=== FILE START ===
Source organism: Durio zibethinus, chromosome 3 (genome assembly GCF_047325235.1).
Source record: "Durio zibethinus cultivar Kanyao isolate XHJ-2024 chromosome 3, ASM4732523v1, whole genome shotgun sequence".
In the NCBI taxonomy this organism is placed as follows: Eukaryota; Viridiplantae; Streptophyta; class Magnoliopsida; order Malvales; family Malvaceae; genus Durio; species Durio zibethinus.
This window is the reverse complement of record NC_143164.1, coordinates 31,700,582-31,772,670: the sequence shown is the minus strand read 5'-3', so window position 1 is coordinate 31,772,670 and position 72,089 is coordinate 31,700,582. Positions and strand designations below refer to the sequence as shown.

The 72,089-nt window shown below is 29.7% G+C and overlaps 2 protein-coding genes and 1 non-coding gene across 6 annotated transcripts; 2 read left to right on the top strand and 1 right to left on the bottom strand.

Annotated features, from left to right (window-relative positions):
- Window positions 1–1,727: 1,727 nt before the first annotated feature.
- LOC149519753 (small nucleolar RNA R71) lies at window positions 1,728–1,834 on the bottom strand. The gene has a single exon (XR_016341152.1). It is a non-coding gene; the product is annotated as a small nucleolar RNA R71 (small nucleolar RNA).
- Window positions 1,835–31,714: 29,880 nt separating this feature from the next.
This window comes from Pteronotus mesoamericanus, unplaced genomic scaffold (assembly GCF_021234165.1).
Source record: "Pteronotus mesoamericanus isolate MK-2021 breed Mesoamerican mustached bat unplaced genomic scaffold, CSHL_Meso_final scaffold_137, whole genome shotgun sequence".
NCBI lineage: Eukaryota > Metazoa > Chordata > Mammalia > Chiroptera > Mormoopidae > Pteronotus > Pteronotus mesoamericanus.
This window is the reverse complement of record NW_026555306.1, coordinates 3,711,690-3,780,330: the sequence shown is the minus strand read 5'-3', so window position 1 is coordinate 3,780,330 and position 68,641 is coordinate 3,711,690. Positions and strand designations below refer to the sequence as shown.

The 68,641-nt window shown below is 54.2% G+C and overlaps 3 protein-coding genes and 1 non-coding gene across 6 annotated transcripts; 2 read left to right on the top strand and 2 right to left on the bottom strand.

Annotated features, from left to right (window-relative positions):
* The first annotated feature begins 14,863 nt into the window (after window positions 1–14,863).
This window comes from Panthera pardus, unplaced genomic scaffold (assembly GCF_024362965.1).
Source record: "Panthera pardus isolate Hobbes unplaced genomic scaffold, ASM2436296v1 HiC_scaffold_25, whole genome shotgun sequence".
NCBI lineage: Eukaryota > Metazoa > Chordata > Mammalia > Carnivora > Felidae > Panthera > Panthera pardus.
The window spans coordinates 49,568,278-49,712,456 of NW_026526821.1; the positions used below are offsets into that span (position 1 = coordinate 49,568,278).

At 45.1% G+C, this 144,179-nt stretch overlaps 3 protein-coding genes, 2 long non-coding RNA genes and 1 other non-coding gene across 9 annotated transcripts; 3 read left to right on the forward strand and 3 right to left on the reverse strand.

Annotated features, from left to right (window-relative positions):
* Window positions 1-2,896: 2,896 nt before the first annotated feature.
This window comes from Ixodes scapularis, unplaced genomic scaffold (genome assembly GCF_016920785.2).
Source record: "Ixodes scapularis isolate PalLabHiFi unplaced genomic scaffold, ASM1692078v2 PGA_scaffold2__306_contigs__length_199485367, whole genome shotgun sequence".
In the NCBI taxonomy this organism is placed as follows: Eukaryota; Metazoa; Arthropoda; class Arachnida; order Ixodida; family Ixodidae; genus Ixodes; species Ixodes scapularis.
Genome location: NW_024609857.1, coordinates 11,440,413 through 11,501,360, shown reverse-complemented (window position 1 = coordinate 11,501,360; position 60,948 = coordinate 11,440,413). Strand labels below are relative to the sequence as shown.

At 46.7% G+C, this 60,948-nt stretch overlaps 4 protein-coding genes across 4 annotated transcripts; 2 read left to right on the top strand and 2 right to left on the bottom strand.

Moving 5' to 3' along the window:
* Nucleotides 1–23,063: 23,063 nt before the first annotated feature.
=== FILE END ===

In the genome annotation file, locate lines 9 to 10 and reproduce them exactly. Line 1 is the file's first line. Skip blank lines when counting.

- Window positions 1,835–31,714: 29,880 nt separating this feature from the next.
This window comes from Pteronotus mesoamericanus, unplaced genomic scaffold (assembly GCF_021234165.1).